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#10
Quote by Xter
Opinions? I'm curious because technically playing on a bad little amp, you could improve Pull Offs, Hammer Ons, Tapping, etc. because lets face it, most poor quality amps don't have great overdrives, they are ether clean with some grit, or just awful.

Let's not debate guitars here. They range to much. Lets assume you have a decent guitar with a poor amp. What is the opinion on bad amplifiers training technique more?

My opinion is a poor amp can help because most likely you'll be forced to play clean and therefore listen more to the notes rather then the tone. You can't cover up those mistakes on clean like a distrotion! Then when it comes to playing on a nice tube amp, you have strong accented notes, that may need a minor bit of cleaning up

Your guy's view?


What you're talking about here is a lack of compression which, in my opinion, is what makes a good amp. A bad amp is one where you can't hear everything you're doing and the tone is poor. In fact an amp that has a hefty amount of natural compression is a bad amp to me because you lose dynamics in your playing which would lead to a lack of the kind of control that a good player should have.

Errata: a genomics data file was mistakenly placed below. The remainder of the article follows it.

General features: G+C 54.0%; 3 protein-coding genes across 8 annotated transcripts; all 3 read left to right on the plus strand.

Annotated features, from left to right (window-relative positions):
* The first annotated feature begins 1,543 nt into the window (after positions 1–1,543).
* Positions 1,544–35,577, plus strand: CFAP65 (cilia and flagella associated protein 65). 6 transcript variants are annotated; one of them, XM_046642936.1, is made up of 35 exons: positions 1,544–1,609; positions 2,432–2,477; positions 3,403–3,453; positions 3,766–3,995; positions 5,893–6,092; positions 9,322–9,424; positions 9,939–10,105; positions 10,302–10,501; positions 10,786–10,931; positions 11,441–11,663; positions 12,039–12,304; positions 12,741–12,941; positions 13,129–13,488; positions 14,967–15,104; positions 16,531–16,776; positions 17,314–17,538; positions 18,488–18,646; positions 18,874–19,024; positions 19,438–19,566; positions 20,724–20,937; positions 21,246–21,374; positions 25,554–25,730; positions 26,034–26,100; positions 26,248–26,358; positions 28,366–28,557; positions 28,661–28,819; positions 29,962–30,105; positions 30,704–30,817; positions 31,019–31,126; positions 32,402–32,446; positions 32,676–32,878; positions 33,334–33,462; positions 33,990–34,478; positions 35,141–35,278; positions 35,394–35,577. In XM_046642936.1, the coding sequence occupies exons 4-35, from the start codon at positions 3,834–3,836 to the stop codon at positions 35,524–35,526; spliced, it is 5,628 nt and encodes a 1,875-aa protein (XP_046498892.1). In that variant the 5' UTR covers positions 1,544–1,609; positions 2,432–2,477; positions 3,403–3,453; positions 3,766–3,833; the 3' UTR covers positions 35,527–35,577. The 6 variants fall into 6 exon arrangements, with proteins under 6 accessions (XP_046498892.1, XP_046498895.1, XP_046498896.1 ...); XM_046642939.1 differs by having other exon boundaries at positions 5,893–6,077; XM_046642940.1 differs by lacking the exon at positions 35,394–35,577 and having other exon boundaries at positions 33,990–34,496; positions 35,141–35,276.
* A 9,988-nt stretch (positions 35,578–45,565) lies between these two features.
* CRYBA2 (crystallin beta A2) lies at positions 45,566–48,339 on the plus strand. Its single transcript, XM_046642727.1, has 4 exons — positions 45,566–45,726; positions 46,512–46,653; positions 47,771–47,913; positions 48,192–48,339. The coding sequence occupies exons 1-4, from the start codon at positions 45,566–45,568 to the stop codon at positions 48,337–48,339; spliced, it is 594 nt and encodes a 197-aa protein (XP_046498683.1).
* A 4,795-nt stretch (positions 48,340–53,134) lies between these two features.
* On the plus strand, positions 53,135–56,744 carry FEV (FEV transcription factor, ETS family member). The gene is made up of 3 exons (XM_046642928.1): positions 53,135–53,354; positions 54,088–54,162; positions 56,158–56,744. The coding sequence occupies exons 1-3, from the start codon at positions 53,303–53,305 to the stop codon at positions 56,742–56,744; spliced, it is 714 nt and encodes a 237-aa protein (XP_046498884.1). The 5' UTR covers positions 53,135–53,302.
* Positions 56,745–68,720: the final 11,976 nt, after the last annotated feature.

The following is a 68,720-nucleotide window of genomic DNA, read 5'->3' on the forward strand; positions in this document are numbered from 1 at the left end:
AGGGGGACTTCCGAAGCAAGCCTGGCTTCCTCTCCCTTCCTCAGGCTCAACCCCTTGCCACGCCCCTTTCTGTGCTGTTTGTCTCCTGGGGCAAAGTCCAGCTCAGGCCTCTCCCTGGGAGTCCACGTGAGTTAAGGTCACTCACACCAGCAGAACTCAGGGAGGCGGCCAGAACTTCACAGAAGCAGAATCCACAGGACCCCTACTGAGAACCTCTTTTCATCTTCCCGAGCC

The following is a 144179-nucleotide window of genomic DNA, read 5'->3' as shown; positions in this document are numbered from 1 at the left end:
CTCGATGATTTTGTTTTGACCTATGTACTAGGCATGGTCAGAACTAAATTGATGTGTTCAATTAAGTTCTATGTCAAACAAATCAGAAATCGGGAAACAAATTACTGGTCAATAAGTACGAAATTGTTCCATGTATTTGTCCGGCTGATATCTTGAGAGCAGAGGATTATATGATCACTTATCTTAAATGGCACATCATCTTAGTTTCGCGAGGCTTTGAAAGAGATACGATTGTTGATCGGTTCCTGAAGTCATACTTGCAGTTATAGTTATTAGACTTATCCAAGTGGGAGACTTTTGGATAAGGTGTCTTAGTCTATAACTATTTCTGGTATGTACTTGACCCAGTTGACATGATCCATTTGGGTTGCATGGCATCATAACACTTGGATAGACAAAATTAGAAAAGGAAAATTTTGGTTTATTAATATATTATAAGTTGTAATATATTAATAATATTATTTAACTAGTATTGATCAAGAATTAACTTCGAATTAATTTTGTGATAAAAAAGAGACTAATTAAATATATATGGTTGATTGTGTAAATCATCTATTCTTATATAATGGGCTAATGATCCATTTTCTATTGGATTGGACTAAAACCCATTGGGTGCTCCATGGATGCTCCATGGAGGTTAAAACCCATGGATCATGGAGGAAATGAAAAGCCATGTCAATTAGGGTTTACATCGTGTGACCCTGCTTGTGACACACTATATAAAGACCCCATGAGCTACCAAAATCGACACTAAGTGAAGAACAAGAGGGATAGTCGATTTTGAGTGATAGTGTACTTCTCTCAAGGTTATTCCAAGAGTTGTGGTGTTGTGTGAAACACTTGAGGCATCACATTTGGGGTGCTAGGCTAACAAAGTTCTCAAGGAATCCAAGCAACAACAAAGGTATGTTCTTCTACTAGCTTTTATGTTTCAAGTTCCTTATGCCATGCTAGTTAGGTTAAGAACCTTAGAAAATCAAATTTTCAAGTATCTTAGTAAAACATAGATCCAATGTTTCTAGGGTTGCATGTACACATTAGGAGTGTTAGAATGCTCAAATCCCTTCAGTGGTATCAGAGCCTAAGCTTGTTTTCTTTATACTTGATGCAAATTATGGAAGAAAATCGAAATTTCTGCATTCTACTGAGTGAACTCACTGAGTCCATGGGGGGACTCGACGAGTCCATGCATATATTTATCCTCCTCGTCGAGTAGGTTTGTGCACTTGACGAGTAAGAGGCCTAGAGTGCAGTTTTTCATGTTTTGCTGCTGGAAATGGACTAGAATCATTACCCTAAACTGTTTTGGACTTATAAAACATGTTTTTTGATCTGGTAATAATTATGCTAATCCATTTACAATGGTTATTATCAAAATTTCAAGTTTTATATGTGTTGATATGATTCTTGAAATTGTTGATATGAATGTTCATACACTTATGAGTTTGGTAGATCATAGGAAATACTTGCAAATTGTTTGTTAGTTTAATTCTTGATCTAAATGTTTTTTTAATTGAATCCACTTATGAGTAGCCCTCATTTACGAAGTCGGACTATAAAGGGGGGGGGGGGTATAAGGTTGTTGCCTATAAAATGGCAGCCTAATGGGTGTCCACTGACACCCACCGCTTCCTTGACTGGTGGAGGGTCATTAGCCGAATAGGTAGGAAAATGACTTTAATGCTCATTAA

Bad amps are ones that cover your mistakes so no, a bad amp will make you a worse player because you can't clearly hear what you're doing. A good amp will let you hear each and every single detail of what you're doing.

Some people may like the feel of a compressed amp and it's good in some cases but it should be an option from an outside pedal rather than a part of the amp itself.


As for guitars... really as long as it stays in tune, doesn't fall apart and the pickups aren't horribly muddy the rest of the guitar is down to personal taste anyway.